Composer Sebastian Fagerlund will see many years of work come to fruition when his new opera Höstsonaten (Autumn Sonata) is given its world premiere at the Finnish National Opera and Ballet in September. The production promises to be rather more fantastic than the Scandinavian realism of film director Ingmar Bergman, presenting Fagerlund’s musical idiom in a new context.
But there are world premieres beyond the opera for Fagerlund. His composer residency in Amsterdam has proven fertile ground for new opportunities that are rapidly filling up his calendar, such as the premiere of his String Quartet no. 2 in October and a major orchestral work in spring 2018.
Autumn Sonata dream team
The opera Höstsonaten is based on the screenplay for the eponymous film by Ingmar Bergman, released in 1978. Who had the idea of turning this screenplay into an opera?
“It was suggested to me by Lilli Paasikivi, Artistic Director of the Finnish National Opera, when she asked whether I would be interested in writing an opera for them. I read through the screenplay several times, and the next morning I phoned her and said that it was a brilliant idea. I realised that this narrative had all the potential for a great drama,” says Fagerlund.
The initial meeting in late 2012 launched a process that has included two and a half years of writing music and an extended administrative wrangle to secure the required permissions. Librettist Gunilla Hemming came on board early on, and director and set designer Stéphane Braunschweig soon followed.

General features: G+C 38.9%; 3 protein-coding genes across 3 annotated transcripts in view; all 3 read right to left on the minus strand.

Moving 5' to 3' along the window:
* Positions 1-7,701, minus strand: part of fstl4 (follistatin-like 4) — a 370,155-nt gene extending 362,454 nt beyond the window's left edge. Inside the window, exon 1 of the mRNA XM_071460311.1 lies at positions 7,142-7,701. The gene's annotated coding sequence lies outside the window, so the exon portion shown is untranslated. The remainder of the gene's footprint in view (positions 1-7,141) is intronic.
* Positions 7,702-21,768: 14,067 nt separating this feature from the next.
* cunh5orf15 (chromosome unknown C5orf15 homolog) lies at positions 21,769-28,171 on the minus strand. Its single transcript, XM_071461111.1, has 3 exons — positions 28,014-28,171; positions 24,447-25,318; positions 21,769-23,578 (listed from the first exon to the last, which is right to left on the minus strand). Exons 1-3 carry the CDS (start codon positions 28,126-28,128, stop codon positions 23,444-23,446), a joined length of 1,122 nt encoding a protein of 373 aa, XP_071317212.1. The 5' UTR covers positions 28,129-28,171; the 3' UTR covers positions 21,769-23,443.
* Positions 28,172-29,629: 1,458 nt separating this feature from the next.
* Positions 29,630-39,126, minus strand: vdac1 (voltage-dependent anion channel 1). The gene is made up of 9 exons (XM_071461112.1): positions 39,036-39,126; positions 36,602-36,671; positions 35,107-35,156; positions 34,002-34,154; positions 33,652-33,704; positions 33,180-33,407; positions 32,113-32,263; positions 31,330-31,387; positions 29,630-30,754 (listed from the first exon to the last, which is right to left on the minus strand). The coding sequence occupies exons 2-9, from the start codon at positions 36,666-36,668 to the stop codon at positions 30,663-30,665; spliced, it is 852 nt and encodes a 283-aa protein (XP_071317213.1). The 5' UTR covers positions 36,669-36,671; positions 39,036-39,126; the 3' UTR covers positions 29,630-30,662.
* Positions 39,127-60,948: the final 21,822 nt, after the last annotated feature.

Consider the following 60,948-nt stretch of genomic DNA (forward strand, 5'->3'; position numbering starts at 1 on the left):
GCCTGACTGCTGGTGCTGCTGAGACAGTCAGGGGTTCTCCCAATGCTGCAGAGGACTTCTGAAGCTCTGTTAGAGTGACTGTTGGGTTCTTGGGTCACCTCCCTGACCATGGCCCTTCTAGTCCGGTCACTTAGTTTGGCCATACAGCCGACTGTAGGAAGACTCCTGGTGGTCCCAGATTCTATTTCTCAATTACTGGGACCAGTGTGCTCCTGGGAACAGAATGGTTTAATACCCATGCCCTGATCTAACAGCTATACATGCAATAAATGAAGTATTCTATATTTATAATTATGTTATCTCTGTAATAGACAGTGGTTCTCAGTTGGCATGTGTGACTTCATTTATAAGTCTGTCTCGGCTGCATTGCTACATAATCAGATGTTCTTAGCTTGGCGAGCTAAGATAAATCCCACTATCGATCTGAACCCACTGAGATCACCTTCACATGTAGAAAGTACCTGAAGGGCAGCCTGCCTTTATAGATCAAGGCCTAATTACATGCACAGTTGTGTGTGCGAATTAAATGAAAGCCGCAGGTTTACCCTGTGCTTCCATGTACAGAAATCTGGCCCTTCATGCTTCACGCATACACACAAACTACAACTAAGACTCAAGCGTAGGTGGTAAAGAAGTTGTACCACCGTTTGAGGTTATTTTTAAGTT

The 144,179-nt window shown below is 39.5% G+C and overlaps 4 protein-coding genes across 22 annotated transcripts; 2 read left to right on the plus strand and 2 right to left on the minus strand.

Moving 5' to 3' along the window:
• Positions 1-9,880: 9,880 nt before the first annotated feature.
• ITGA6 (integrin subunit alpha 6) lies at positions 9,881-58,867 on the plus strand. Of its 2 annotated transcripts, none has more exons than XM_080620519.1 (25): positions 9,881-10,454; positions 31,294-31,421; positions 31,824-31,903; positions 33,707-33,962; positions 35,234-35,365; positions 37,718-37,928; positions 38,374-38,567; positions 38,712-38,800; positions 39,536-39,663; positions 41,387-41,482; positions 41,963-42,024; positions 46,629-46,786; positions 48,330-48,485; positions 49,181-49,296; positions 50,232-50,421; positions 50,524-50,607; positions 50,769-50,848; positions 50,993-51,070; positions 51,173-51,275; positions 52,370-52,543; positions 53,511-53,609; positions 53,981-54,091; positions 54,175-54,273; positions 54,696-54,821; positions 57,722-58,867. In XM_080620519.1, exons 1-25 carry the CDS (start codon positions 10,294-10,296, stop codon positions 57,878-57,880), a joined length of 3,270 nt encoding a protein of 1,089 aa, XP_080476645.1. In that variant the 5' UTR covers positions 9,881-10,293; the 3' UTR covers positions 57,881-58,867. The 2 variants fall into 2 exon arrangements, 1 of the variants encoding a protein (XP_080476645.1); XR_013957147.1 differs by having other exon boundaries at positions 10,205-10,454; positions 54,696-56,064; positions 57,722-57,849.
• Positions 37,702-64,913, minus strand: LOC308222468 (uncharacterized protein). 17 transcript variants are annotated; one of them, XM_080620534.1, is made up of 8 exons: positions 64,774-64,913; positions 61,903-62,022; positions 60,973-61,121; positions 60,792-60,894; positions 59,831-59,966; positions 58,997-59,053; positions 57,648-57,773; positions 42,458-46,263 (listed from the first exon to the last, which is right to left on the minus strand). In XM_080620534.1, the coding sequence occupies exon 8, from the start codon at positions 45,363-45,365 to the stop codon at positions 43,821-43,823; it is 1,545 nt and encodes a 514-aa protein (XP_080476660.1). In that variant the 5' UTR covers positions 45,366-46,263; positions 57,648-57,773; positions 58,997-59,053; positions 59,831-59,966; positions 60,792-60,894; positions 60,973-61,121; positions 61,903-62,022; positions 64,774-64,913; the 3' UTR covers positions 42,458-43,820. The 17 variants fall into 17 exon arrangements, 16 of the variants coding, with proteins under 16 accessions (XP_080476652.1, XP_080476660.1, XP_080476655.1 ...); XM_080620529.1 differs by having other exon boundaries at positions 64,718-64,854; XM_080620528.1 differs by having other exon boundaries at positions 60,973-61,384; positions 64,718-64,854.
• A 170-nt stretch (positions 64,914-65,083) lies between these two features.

“I met Stéphane Braunschweig in Paris a few times while I was still writing the opera. He was hugely excited and fascinated by our decision to give the chorus such a prominent role. The end result is rather more fantastic than the original film, not as realistic at all.”
Photo: Sakari Viika
The director did not get involved in the composition process or try to sell his ideas to Fagerlund, who commends him for taking such a restrained approach to commenting in mid-stream. “It’s a very delicate phase when you’re living with the characters, so to speak,” Fagerlund explains.
The principal role of the opera, that of Charlotte, will be taken by Swedish star soprano Anne Sofie von Otter, and her daughter will also be played by a Swedish singer, Erika Sunnegårdh. The intense drama also has roles for Tommi Hakala, Helena Juntunen and Nicholas Söderlund.
“For me, this is a dream team. They are wonderful soloists each with a fabulous vocal quality of their own, and they’re all so good on stage. Anne Sofie von Otter is so adaptable and can do many different things with her voice. It will be really interesting,” says Fagerlund excitedly.
Emotions with Scandinavian distance
Opera and cinema are very different forms of expression, and in fact the original screenplay underwent a considerable transformation en route to becoming a libretto. Fagerlund is full of praise for Gunilla Hemming about how well the libretto turned out. “The main thing with an opera libretto is that it must not have too much text, so that there is room for the music to convey events and emotions,” says Fagerlund.
The film itself had only a tangential influence on the composition process: Fagerlund reports that he was unable to watch the film at all while writing. “I saw it about 20 years ago and decided once I had started writing that there was no way I could watch it again just then. I watched it when the opera was finished and had been sent to the publishers,” he says with amusement.